M has a rich collection of medieval sculpture that is the subject of extensive research. However, there are few extant sources about the creators of these statues. By comparing them and analysing the styles and techniques with which they were made, we attempt to attribute them to a certain master or studio. This exhibition offers you as a viewer the language of sculpture so that you can read the statues yourself.

The exhibition focuses in detail on two old Leuven masters. We must first consider the naming of the artists, which is associated with one type of statue that they made or which was made at their studio. But how likely is it that a sculptor or studio would only make one single type of statue? M aims to explore the issue in detail.

Traditionally, we refer to these artists as the Master of the Crucified Christ and the Master of the Cold Stone. These are two anonymous sculptors or two studios in Leuven – I am not yet convinced that it was a single artist – to which we ascribe various extant statues based on a number of shared stylistic elements. My aim is to deepen the research that has been conducted into these sculptures since the 1960s.

(Marjan Debaene, Head Of Collections Of Old Masters)

Do the statues really belong together? And can we find details that provide us with more certainty? In the new museum arrangement, a number of works by both masters/studios have been grouped together. But one of the statues doesn’t match. We challenge you to compare the statues and to identify the odd one out based on your own analysis. Look at the way the loincloth hangs or the way one lock of hair hangs over Christ’s shoulder. And pay attention to the shape of the eyes or the position of the arms.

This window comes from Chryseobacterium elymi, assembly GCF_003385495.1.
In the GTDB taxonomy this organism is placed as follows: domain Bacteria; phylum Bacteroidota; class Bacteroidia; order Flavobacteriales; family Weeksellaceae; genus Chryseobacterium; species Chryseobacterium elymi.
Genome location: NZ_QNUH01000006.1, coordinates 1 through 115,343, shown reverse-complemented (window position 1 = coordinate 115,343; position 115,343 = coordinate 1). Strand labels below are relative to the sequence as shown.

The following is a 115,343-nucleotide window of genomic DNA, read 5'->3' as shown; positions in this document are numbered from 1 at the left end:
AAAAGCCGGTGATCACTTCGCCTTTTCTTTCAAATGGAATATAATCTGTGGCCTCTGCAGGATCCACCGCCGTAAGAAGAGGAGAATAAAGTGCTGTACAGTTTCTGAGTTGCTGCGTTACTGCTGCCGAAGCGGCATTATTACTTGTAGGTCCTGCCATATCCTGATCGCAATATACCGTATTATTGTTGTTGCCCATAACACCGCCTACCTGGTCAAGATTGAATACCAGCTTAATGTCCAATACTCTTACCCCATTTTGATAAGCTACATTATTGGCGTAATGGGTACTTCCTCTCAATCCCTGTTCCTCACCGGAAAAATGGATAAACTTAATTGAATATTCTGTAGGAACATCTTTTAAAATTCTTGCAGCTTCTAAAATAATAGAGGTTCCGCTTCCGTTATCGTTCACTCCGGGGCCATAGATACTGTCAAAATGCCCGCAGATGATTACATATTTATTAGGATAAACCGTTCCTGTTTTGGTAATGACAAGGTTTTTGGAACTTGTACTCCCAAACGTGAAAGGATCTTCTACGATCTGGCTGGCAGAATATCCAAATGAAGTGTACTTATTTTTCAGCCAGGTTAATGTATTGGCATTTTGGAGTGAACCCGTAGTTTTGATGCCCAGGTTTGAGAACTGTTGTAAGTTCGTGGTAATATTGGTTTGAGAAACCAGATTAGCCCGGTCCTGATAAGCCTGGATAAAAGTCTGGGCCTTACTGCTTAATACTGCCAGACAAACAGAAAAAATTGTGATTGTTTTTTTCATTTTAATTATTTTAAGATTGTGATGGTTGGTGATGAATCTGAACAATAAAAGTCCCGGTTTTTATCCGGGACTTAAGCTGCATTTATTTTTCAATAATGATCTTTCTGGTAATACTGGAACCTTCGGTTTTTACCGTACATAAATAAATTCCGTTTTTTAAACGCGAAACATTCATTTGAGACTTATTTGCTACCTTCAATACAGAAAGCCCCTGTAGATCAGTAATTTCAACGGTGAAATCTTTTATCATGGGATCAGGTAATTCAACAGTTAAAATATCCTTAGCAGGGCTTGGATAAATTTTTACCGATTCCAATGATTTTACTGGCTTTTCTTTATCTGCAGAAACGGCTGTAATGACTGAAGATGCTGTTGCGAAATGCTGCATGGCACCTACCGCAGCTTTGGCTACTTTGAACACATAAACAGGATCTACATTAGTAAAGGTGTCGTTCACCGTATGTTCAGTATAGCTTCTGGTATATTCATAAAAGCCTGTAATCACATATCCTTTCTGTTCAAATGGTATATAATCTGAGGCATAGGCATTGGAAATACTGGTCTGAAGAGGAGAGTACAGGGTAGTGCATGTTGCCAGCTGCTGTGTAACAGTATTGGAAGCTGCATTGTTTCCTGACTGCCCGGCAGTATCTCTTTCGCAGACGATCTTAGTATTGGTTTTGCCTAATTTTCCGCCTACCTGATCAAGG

Such stylistic research, however detailed it may be, is still subjective to some extent. M is therefore supplementing it with objective scientific research, in which the statues are analysed layer by layer. For the first time in Leuven, medieval statues are being analysed with a hospital scanner. Thanks to the CT scan at the Leuven University Hospitals, we can look beneath the painted layer and discover the hand of the master itself. Wooden sculptures are sometimes mounted from various different kinds of wood. For example, a sculptor might have used a branch for the arm. These elements are usually hidden, but we are now able to discover them. Determining the kind of wood that was used and how the various pieces were assembled provides us with an extremely valuable contribution to the correct attribution of sculptures to a certain group.